Learning and Memory: Basic Principles, Processes, and Procedures
This text explores the core principles of learning and memory in a clear, reader-friendly style, covering animal learning and human memory in a balanced fashion. A strong emphasis on practical applications to the college student's everyday life is evident in examples throughout, such as the correlation between caffeine consumption and grade point average (Chapter 1), approach/avoidance coping for upcoming and completed exams (Chapter 5), and retrograde amnesia in football players (Chapter 7). The relationship between the fields of neuropsychology and learning and memory is also stressed throughout. There are new sections on neuroscience and education, perceptual learning, and the amnesic patient H.M., as well as new material on anxiety and learning, working memory, and childhood amnesia. The third edition has been thoroughly updated to reflect the latest research and has been freshened throughout with more relevant examples and better graphics.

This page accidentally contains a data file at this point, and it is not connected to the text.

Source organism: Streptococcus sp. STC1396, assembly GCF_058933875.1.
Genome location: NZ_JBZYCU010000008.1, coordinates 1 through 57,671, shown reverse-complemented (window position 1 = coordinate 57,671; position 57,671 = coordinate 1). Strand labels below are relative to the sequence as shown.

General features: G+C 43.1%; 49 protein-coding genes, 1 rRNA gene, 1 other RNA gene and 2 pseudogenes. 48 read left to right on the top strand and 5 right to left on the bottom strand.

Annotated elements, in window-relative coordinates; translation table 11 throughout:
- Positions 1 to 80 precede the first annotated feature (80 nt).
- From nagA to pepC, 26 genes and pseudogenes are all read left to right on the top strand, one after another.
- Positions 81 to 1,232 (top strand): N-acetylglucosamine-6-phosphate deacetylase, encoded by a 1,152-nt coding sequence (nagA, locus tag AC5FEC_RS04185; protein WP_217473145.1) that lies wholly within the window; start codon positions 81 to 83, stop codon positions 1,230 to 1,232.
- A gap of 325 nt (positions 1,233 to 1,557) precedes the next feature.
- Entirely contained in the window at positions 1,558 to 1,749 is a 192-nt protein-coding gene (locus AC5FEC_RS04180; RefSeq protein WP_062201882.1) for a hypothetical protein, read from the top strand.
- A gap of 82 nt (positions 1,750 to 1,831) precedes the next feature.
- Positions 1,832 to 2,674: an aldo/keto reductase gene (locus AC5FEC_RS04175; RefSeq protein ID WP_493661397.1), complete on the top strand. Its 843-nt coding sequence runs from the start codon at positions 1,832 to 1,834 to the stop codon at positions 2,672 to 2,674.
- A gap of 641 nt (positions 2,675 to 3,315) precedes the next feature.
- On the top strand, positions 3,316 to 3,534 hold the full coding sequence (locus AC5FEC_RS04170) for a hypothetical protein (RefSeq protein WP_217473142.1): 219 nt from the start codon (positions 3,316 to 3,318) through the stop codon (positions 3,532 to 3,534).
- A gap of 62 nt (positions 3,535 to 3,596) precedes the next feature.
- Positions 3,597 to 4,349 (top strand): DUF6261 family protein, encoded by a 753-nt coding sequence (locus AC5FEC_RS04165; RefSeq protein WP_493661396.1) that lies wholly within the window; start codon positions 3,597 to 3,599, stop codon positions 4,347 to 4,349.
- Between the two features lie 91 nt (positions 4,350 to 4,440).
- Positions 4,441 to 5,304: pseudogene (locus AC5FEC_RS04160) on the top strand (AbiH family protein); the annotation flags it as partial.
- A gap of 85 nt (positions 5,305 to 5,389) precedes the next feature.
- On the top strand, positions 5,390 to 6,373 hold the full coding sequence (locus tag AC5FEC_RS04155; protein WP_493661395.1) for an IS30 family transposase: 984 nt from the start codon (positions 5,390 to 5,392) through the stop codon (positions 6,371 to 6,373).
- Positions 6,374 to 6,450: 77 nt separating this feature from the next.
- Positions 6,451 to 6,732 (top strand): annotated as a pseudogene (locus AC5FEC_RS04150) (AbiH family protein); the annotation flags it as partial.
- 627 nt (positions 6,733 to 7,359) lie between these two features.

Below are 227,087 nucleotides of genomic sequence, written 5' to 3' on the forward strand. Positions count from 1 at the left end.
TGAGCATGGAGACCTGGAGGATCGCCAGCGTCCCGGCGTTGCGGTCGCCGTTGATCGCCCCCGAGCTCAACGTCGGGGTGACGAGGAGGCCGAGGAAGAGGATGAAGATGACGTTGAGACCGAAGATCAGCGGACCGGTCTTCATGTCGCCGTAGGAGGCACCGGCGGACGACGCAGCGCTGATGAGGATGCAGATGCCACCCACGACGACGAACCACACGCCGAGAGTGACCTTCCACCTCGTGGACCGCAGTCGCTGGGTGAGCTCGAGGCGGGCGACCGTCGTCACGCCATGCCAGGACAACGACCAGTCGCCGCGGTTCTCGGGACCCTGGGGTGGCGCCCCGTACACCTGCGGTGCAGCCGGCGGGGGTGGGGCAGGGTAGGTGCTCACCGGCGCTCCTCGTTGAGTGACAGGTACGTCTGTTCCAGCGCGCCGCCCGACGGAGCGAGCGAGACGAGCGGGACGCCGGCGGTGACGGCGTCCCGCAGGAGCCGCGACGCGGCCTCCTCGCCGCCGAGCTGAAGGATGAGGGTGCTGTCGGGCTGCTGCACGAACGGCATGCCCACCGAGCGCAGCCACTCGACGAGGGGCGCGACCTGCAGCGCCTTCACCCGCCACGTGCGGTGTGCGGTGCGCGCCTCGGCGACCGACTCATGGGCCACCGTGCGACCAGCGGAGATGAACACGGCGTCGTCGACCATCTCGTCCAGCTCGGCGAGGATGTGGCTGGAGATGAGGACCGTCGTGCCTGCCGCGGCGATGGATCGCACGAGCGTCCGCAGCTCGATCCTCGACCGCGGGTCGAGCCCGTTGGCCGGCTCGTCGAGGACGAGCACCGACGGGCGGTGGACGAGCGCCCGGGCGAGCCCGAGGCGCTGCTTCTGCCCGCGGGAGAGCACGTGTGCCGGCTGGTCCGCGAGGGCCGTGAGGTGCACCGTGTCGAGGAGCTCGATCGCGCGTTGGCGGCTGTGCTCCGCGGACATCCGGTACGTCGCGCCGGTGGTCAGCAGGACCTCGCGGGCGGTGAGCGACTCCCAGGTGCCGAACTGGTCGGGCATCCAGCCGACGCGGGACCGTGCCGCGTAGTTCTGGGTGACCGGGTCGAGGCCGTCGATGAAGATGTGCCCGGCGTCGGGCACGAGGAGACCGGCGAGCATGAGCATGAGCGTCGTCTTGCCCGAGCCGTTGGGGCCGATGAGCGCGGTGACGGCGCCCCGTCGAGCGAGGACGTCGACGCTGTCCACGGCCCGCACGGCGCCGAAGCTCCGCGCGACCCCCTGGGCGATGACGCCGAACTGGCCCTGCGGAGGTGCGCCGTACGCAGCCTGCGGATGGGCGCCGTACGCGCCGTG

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Habituation and Other Forms of Simple Stimulus Learning
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activation amnesia amnesic animals arousal asked associations aversive behavior better brain chapter classical conditioning cognitive college students contingency cues curve delay discrimination dishabituation distractor drug effect elaborative elicit emotional encoding episodic memory everyday example experience experimental explicit exposure extinction eyeblink eyeblink conditioning fear Figure forgetting free recall given habituation hippocampus human hypothesis impaired implicit learning implicit memory increase individuals interval knowledge later Learned Helplessness locations long-term memory maze Metamemory mnemonic names nonreward occurs organization paired paired-associate participants percent perceptual performance phobic presented priming procedure processing produce Psychology punishment rats reaction rehearsal reinforcement remember repetitions response retention retrieval retroactive interference retrograde amnesia reward schema semantic memory sequence serial learning serial-position shock short-term memory shown skill spaced repetitions spatial stimulus subjects suggest target task theory tion to-be-remembered tone trials variables verbal versus words